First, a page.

DEVILS LAKE, N.D.-It's been a long run for the original organizer of the annual Devils Lake Volunteer Fire Department Ice Fishing Tournament, but Fire Chief Jim Moe has one more round to go before he can breathe easy.

The event he started as a fundraiser for the local Eagles Club in 1984 has grown from a contest of 100 two-person teams to this year's Jan. 27 whopper with 5,000-plus anglers and thousands more ticket holders hoping to net one of more than $325,000 in prizes.

"The hotels are all full. It's a huge impact on the community that weekend," Moe said. "We sell out every year. The tickets probably come out the first of October, and I tell you, by mid-November they are really difficult to find."

Though the number of available tickets was increased from 20,000 to 22,500 this year, Moe said it still was a sellout. Organizers now are calling vendors in case any stragglers remain-but on the slim chance unsold tickets exist, there's already a waiting list.

Take a look at the 160-some prizes, and it's easy to see why the event is such a popular draw. Separate prizes are awarded for the fishing contest, but you don't have to dip a line at all for a chance to win a 200-gallon gas certificate, a gun safe or trip to Hawaii. Or a Yeti cooler, an electric meat grinder or the half-beef to fill it. The grand prize is a 2018 Ford F-150 SuperCrew pickup, but the 2018 Jeep and Toyota Camry aren't too shabby either. Nor are the $5,000 and $2,500 gift cards.

Next generation

The event is a huge undertaking. So much so that Moe joked his favorite part of the tourney is "when it's over."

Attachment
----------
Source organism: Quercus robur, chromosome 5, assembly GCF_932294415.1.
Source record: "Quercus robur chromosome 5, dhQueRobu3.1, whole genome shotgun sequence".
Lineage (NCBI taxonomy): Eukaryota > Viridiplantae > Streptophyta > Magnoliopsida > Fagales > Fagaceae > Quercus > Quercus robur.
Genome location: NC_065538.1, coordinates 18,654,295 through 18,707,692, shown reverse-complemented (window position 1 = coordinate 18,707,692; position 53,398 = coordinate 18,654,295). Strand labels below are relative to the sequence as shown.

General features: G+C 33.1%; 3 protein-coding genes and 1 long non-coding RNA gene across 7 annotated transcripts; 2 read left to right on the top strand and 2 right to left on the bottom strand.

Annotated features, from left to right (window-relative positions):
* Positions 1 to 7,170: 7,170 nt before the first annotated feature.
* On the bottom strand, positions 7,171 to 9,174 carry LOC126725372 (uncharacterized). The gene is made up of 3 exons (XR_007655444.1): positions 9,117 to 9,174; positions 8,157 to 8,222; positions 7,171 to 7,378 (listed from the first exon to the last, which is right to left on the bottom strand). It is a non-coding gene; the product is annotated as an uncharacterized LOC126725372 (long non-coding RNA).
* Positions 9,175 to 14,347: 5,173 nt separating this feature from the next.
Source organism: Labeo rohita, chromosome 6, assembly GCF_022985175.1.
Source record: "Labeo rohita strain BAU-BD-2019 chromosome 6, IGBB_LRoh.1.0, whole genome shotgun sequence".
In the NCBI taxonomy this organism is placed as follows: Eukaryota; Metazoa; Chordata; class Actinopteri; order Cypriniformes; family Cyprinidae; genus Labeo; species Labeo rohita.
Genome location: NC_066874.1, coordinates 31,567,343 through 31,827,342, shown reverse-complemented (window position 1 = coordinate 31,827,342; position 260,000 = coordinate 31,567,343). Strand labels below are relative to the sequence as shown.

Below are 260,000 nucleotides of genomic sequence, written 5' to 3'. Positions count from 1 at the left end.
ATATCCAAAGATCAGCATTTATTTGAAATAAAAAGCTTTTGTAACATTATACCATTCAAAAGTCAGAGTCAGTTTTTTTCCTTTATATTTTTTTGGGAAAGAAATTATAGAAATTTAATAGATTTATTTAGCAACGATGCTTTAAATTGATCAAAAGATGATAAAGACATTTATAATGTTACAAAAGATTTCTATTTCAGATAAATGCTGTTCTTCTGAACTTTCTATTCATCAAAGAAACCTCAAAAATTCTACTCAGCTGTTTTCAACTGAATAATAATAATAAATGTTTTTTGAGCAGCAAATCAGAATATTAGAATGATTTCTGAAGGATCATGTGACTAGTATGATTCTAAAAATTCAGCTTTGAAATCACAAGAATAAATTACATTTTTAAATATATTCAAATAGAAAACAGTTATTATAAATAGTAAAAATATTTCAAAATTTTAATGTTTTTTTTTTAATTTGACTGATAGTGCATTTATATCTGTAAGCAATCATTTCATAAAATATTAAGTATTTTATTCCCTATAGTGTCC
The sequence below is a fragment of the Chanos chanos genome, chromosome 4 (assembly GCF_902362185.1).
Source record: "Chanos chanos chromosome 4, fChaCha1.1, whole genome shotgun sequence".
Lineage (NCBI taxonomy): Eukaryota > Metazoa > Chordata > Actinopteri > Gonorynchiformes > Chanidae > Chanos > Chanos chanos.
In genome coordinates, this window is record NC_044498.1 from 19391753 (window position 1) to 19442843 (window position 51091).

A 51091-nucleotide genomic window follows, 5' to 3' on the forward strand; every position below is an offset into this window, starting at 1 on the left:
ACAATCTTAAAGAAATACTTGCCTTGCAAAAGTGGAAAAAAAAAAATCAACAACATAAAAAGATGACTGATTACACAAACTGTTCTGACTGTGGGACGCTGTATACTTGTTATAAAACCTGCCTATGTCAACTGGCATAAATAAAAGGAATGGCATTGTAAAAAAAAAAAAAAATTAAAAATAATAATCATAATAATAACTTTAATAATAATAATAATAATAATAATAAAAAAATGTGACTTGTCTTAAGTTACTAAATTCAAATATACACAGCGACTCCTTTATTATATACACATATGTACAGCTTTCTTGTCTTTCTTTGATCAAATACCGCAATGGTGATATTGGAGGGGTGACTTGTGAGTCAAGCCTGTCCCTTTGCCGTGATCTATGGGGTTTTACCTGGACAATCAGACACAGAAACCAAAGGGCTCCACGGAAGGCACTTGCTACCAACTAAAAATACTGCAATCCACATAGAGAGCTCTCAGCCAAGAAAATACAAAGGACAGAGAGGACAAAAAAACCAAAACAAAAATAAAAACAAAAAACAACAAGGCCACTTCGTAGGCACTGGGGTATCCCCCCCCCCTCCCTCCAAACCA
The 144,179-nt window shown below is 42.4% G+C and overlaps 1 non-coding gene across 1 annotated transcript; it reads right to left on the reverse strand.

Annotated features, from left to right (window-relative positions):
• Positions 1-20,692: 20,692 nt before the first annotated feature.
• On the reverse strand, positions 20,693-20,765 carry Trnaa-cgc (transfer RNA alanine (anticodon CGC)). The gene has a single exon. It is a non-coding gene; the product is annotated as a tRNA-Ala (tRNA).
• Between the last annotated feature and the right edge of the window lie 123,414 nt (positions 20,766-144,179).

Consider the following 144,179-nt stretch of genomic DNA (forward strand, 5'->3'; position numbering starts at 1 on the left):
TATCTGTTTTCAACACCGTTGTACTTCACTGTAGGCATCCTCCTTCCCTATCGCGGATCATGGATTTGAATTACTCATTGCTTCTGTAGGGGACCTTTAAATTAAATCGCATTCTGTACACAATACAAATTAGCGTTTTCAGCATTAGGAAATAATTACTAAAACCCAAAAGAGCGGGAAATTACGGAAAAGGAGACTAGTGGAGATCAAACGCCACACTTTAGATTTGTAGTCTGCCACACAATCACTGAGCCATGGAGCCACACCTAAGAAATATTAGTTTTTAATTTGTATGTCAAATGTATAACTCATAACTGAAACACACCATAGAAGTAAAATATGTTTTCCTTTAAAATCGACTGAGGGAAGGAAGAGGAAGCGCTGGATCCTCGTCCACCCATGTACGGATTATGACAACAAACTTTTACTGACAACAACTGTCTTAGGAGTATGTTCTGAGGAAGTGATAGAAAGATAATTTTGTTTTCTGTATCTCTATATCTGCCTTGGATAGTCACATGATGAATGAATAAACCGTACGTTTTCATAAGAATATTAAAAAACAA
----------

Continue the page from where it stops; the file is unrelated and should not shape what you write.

This year will be his last at running the event.

"We're turning it over to a younger group of firefighters," Moe said. "They will carry on the tradition, and we will be around to coach them."

Moe was vice president of the Eagles Club when he first was asked to come up with a fundraiser. When the fraternal organization was closing in the late 1990s, they decided to turn the annual event over to the firefighters who as regular volunteers were a big part of its success.

After the first few years, the event hit some bumps with cheaters who tried to pre-fish the lake and save the big ones. Organizers quickly wised up to that by adding some safeguards and scrambling the prizes. They also opened up prizes to non-anglers.

"After that, it has been growing, growing, growing," Moe said.

The event raises up to $200,000 for the Fire Department, which uses the money for trucks and equipment. On order this year is a new crash and rescue truck.

Moe said it has been a lot of fun over the years to see so many people come together for the community.

"We'll drill in the neighborhood of 6,000 holes, so that's why it takes a whole lot of people," he said. "It's not just two or three people who organize it. When it's all said and done, we have 250-plus volunteers who make this happen. And believe this, they come from Wisconsin, Bismarck, Missouri and Minnesota to help out. They don't care to fish. They just want to help drill holes."

The whole town rolls out the red carpet for guests. Chili feeds and live bands are on tap, and courtesy rides are available to keep everyone safe.

"As a fire chief and an organizer of the event, I'm always worried about people making it to town and back home safely," Moe said. "It can get a little scary with the weather and ice conditions. I'm relieved the next day when everybody has made it home safely, is off the lake and nobody got hurt."

Registration opens at 6 p.m. Jan. 25 and 26 in the downtown Memorial Building, and the fishing runs from 1 to 3:30 p.m. Jan. 27 on the east side of Six Mile Bay on Devils Lake. The prize drawings begin about 7 p.m. that Saturday in the Memorial Building.